Eight of the charges leveled against Taramore Pty Ltd, were for breaching regulations set out by Occupational Safety and Health Regulations 1996. These set of regulations states that responsibility is on employers to effectively manage fatigue and assist drivers by having efficient systems implemented.
Without a proper system, drivers often exceed the amount of the work time allowed without resting after up to seven consecutive hours.
The last charge placed upon Taramore was for allowing a driver who was not certified fit by a medical practitioner.
The case was heard in the Magistrates Court of Western Australia on 17 August. In addition to paying the $9000 in fines the company is now also responsible for paying $11,000 in costs.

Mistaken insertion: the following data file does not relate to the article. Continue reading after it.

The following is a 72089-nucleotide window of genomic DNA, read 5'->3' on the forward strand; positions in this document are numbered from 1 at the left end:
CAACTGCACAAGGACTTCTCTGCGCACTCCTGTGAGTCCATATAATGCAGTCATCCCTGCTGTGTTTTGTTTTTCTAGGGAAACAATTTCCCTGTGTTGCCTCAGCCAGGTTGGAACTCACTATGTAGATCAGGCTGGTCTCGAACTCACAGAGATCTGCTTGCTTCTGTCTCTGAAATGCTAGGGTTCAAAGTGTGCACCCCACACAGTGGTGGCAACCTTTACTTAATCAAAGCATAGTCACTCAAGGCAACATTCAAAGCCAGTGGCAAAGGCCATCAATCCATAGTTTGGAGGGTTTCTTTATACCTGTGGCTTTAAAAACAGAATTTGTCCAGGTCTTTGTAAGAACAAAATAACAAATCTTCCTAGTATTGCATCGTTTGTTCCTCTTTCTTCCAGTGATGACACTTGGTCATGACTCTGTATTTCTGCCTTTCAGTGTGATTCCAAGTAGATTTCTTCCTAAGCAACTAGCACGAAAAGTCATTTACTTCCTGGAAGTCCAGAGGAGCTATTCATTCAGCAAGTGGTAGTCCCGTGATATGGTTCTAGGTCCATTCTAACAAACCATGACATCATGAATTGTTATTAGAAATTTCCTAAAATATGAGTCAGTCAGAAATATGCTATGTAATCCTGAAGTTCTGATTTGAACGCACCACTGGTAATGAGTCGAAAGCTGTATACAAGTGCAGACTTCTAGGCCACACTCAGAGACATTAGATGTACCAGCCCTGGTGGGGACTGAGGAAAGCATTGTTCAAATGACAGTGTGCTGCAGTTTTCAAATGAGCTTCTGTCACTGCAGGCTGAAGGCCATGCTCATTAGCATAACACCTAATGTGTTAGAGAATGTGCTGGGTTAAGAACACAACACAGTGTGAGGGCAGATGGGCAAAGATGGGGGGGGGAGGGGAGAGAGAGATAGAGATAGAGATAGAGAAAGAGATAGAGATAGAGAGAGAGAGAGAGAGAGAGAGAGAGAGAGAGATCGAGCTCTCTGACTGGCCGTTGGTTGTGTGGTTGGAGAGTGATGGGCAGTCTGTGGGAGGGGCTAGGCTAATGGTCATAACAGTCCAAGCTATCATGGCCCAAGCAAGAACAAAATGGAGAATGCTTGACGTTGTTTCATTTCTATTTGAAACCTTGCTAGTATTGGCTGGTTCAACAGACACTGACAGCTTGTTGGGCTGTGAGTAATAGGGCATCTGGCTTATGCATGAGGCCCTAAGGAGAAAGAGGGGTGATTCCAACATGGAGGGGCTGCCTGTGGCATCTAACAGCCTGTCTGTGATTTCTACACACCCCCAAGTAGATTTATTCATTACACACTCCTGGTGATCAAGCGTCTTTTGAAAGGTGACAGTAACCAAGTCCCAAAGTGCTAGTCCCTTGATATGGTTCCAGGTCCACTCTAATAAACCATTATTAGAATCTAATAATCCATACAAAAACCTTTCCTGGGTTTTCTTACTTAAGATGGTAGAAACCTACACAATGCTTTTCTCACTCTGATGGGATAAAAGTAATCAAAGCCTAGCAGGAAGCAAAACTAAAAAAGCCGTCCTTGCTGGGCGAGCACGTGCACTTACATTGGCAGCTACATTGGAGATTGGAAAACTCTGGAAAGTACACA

Many drivers drivers either worked for the Taramore Pty Ltd in excess of 10 hours/twice a week or worked for the company for a total of over 60 hours in one week.
According to reports, the company did not set up trip schedules and left it to drivers to regulate their own trips. Drivers were expected to record trip sheets and return the paperwork to the company at the end of each shift. The trip sheet indicated that the drivers exceeded the permitted amount of work time as set out by regulations.
WorkSafe Commissioner Lex McCulloch said driver fatigue is a serious risk to the safety of long haul drivers and to the public.
“The importance of the management of fatigue is well known and recognised as a serious risk by the industry. There are real dangers when fatigued transport workers drive and it is disappointing when there are cases like this,” McCulloch said.
More info on Fatigue Management